It is possible to build a double check valve assembly from new components, but this is not the best option as there is a high risk of built assemblies not meeting local code. A better option, for convenience, cost-effectiveness, and coding restrictions, is to purchase a pre-assembled double check valve assembly.

Double Check Valve Assemblies:

Installed either above ground or inline (underground) Do not use with chemigation May be installed horizontally or vertically, but horizontally is preferred May be installed where the potential for back-siphonage or backpressure is present.

The Third Type Of Backflow Preventer Is The Reduced Pressure Zone Assembly

Reduced pressure zone assemblies (RPZ), also sometimes called a reduced pressure principle assembly, is the most complex and expensive backflow preventer. However, when working properly, RPZs are the most secure and reliable of all backflow prevention devices. A reduced pressure zone assembly consists of an inlet shutoff valve, two independently operating spring-loaded check valves separated by a pressure differential relief valve, four test cocks, and an outlet shutoff valve.

Backflow Prevention Devices: Reduced Pressure Zone Assembly

Some localities, such as Honolulu, do not allow reduced pressure zone assemblies to be installed below grade in underground lawn sprinkler systems, while others require copper pipes on both ends of the assembly. Local codes may be especially variable and stringent on reduced pressure zone assembly, so have a thorough understanding of local requirements before proceeding.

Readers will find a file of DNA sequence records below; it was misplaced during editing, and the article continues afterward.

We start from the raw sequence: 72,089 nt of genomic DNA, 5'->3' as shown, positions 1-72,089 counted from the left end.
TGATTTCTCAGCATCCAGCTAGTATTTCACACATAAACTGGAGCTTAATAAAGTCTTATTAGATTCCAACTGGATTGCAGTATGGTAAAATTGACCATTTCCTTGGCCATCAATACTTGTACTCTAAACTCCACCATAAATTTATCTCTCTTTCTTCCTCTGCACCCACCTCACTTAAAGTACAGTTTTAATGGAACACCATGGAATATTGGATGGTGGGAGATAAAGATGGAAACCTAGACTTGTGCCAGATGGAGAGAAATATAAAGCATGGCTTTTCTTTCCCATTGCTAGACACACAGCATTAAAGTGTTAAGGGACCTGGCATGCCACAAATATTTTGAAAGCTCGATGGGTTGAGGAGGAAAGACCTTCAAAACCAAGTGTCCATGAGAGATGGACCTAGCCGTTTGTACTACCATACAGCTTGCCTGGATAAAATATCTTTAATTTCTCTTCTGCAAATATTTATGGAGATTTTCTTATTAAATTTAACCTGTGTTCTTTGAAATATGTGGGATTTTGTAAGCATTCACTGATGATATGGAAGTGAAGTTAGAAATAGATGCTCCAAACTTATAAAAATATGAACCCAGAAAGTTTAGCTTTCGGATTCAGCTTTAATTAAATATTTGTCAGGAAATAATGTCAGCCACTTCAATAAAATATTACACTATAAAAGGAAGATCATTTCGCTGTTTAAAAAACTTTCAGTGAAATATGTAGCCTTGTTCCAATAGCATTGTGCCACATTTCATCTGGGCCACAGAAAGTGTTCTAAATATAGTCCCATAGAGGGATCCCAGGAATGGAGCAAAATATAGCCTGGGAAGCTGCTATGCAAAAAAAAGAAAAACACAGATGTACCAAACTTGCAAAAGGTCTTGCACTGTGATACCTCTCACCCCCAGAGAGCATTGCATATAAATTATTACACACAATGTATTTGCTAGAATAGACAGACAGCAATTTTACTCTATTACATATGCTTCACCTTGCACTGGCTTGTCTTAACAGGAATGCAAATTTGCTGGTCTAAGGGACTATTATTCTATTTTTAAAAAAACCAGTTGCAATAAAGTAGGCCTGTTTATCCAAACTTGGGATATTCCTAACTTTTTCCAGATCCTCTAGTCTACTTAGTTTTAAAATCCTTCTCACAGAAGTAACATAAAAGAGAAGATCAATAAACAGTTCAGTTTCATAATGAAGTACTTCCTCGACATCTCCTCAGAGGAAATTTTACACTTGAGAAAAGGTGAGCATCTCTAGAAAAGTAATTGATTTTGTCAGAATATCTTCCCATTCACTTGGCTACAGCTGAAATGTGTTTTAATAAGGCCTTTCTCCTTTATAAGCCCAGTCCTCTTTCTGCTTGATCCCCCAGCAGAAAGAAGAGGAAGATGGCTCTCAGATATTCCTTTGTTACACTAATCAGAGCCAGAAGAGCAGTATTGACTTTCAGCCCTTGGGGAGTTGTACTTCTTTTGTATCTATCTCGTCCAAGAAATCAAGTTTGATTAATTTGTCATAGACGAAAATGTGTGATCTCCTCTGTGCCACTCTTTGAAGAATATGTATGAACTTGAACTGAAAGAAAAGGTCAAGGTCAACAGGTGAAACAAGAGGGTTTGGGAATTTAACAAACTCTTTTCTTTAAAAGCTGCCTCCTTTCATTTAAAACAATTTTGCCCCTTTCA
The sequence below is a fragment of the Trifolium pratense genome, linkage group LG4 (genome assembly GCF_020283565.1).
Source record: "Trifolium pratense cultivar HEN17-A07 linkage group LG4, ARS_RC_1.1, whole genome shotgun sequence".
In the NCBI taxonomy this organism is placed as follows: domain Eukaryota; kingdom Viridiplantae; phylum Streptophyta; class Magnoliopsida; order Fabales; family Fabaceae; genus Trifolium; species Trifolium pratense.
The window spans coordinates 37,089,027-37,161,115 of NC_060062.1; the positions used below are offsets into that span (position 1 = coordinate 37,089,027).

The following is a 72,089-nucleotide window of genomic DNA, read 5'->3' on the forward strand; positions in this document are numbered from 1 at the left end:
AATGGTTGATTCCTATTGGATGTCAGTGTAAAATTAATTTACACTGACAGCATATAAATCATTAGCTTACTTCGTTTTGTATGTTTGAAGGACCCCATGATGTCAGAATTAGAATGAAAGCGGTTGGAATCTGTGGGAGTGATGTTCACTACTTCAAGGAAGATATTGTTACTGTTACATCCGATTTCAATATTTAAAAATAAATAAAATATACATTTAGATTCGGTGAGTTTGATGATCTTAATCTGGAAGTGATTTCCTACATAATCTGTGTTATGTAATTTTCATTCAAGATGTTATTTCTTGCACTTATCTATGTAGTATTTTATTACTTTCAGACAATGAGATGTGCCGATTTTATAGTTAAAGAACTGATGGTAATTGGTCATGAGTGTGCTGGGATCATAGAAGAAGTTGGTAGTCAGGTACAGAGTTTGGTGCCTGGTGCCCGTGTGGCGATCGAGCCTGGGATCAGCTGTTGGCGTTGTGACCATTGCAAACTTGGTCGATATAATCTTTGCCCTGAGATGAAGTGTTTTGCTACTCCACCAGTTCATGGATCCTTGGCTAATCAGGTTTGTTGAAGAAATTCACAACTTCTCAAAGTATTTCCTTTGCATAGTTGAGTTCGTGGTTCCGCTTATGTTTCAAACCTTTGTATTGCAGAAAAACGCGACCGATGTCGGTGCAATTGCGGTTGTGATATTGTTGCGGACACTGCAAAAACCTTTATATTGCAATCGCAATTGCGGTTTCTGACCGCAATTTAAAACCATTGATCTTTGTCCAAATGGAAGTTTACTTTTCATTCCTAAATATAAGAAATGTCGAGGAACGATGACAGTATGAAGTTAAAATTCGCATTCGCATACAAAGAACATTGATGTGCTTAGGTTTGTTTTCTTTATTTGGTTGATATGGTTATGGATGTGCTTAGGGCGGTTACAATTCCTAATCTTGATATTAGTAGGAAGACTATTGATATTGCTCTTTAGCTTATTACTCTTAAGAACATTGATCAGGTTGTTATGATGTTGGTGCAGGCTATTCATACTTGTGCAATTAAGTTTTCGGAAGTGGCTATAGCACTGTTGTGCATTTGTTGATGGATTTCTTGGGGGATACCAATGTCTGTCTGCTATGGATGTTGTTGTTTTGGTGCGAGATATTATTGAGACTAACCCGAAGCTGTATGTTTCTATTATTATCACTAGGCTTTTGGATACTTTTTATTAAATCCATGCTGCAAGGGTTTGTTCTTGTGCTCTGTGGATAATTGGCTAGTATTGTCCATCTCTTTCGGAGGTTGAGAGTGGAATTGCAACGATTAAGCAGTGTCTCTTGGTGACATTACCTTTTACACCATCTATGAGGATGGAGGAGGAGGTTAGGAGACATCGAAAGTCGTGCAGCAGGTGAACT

The image above shows the Febco 825Y Reduced Pressure Zone Backflow Preventer. Shop for this and other backflow preventers at

Reduced pressure zone assemblies come in a variety of configurations. Choose an “inline” or “straight” configuration for installation underground. For above-ground installation, consider an “n” configuration assembly for a very small footprint.

Reduced Pressure Zone Assemblies:

  • Compatible with both above ground or below ground installation, above ground preferred
  • RPZs approve Chemigation
  • Horizontal installation required unless factory-configured for alternate installation
  • Protects against both beck-siphonage and back-pressure

Atmospheric Vacuum Breaker (Anti-Siphon)

Backflow Prevention Devices: Atmospheric Vacuum Breaker (Anti-Siphon)

Atmospheric vacuum breakers (AVB) are the simplest and least expensive backflow preventers for one or two-zone irrigation systems. An AVB must be installed on the pipe directly after every control valve, so for systems with more than about six control valves, AVBs are not cost-effective.

AVBs are also the least reliable and least often recommended. Most large cities and suburbs do not allow the use of atmospheric vacuum breakers in lawn sprinkler systems. Do not use AVBs in areas of constant pressure. This includes where shutoff valves would be located downstream where there is a potential for back pressure, or on any system that incorporates chemigation techniques.

Atmospheric Vacuum Breaker Assemblies:

  • Install at least six inches above the highest outlet In the zone
  • Install vertically with the bonnet on top, prevents back-siphonage only
  • Requires one unit per zone installed downstream from zone control valves
  • Not usable where it will be under continuous pressure for more than 12 hours at a time
  • Not usable with chemigation
  • May not be installed where the potential for backpressure is present